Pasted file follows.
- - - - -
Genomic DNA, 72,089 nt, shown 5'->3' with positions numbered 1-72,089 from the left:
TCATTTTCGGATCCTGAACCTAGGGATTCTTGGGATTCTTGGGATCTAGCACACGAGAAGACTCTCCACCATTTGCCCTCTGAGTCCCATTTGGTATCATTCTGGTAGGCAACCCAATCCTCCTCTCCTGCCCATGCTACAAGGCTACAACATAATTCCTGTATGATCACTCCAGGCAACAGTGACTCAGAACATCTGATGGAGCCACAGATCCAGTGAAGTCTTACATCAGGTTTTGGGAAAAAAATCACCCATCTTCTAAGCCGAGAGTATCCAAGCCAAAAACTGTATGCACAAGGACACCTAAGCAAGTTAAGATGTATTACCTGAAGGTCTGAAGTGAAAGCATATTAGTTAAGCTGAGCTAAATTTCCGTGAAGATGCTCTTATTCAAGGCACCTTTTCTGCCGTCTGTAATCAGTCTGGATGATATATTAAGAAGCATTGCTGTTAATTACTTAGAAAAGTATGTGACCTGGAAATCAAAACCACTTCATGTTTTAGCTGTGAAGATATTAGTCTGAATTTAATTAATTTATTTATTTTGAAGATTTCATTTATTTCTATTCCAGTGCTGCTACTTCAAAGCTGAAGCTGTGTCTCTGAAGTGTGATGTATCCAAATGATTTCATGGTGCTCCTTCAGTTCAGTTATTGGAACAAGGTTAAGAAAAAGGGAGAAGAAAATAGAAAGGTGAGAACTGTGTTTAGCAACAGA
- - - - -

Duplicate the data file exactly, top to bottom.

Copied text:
Genomic DNA, 72,089 nt, shown 5'->3' with positions numbered 1-72,089 from the left:
TCATTTTCGGATCCTGAACCTAGGGATTCTTGGGATTCTTGGGATCTAGCACACGAGAAGACTCTCCACCATTTGCCCTCTGAGTCCCATTTGGTATCATTCTGGTAGGCAACCCAATCCTCCTCTCCTGCCCATGCTACAAGGCTACAACATAATTCCTGTATGATCACTCCAGGCAACAGTGACTCAGAACATCTGATGGAGCCACAGATCCAGTGAAGTCTTACATCAGGTTTTGGGAAAAAAATCACCCATCTTCTAAGCCGAGAGTATCCAAGCCAAAAACTGTATGCACAAGGACACCTAAGCAAGTTAAGATGTATTACCTGAAGGTCTGAAGTGAAAGCATATTAGTTAAGCTGAGCTAAATTTCCGTGAAGATGCTCTTATTCAAGGCACCTTTTCTGCCGTCTGTAATCAGTCTGGATGATATATTAAGAAGCATTGCTGTTAATTACTTAGAAAAGTATGTGACCTGGAAATCAAAACCACTTCATGTTTTAGCTGTGAAGATATTAGTCTGAATTTAATTAATTTATTTATTTTGAAGATTTCATTTATTTCTATTCCAGTGCTGCTACTTCAAAGCTGAAGCTGTGTCTCTGAAGTGTGATGTATCCAAATGATTTCATGGTGCTCCTTCAGTTCAGTTATTGGAACAAGGTTAAGAAAAAGGGAGAAGAAAATAGAAAGGTGAGAACTGTGTTTAGCAACAGA